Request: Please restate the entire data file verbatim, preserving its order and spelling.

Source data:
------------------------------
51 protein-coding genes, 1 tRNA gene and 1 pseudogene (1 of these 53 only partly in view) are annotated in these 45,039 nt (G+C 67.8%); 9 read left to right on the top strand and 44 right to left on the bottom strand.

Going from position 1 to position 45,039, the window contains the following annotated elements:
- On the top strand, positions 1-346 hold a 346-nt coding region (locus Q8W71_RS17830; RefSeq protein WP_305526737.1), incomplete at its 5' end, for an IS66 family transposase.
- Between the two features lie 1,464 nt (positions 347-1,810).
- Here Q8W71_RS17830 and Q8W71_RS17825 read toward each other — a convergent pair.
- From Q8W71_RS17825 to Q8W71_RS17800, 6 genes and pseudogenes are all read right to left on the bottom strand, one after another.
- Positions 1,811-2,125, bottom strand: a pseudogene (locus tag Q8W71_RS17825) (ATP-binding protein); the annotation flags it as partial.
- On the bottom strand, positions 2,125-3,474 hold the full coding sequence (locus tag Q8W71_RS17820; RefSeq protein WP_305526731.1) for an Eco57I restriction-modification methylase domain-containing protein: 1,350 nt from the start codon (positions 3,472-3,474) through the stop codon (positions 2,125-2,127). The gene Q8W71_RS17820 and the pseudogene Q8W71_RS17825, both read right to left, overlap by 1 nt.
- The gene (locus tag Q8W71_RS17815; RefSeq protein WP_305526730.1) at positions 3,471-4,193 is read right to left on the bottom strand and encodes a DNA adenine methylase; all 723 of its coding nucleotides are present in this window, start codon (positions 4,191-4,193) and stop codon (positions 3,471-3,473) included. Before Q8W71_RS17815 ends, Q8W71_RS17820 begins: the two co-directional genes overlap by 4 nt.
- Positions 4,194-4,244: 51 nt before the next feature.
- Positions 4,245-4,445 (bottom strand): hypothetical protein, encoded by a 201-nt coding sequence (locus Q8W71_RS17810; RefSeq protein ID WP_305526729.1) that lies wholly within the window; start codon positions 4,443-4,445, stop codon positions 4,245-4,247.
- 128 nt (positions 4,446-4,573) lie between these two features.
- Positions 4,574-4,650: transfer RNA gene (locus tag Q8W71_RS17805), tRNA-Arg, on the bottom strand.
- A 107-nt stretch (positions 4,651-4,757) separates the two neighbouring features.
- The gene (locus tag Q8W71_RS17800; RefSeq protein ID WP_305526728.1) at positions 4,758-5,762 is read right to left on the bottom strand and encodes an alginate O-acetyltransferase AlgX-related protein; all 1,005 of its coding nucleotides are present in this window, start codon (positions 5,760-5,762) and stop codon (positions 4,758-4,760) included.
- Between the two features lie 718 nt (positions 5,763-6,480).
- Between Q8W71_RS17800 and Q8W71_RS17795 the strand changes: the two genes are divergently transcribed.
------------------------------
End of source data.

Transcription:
51 protein-coding genes, 1 tRNA gene and 1 pseudogene (1 of these 53 only partly in view) are annotated in these 45,039 nt (G+C 67.8%); 9 read left to right on the top strand and 44 right to left on the bottom strand.

Going from position 1 to position 45,039, the window contains the following annotated elements:
- On the top strand, positions 1-346 hold a 346-nt coding region (locus Q8W71_RS17830; RefSeq protein WP_305526737.1), incomplete at its 5' end, for an IS66 family transposase.
- Between the two features lie 1,464 nt (positions 347-1,810).
- Here Q8W71_RS17830 and Q8W71_RS17825 read toward each other — a convergent pair.
- From Q8W71_RS17825 to Q8W71_RS17800, 6 genes and pseudogenes are all read right to left on the bottom strand, one after another.
- Positions 1,811-2,125, bottom strand: a pseudogene (locus tag Q8W71_RS17825) (ATP-binding protein); the annotation flags it as partial.
- On the bottom strand, positions 2,125-3,474 hold the full coding sequence (locus tag Q8W71_RS17820; RefSeq protein WP_305526731.1) for an Eco57I restriction-modification methylase domain-containing protein: 1,350 nt from the start codon (positions 3,472-3,474) through the stop codon (positions 2,125-2,127). The gene Q8W71_RS17820 and the pseudogene Q8W71_RS17825, both read right to left, overlap by 1 nt.
- The gene (locus tag Q8W71_RS17815; RefSeq protein WP_305526730.1) at positions 3,471-4,193 is read right to left on the bottom strand and encodes a DNA adenine methylase; all 723 of its coding nucleotides are present in this window, start codon (positions 4,191-4,193) and stop codon (positions 3,471-3,473) included. Before Q8W71_RS17815 ends, Q8W71_RS17820 begins: the two co-directional genes overlap by 4 nt.
- Positions 4,194-4,244: 51 nt before the next feature.
- Positions 4,245-4,445 (bottom strand): hypothetical protein, encoded by a 201-nt coding sequence (locus Q8W71_RS17810; RefSeq protein ID WP_305526729.1) that lies wholly within the window; start codon positions 4,443-4,445, stop codon positions 4,245-4,247.
- 128 nt (positions 4,446-4,573) lie between these two features.
- Positions 4,574-4,650: transfer RNA gene (locus tag Q8W71_RS17805), tRNA-Arg, on the bottom strand.
- A 107-nt stretch (positions 4,651-4,757) separates the two neighbouring features.
- The gene (locus tag Q8W71_RS17800; RefSeq protein ID WP_305526728.1) at positions 4,758-5,762 is read right to left on the bottom strand and encodes an alginate O-acetyltransferase AlgX-related protein; all 1,005 of its coding nucleotides are present in this window, start codon (positions 5,760-5,762) and stop codon (positions 4,758-4,760) included.
- Between the two features lie 718 nt (positions 5,763-6,480).
- Between Q8W71_RS17800 and Q8W71_RS17795 the strand changes: the two genes are divergently transcribed.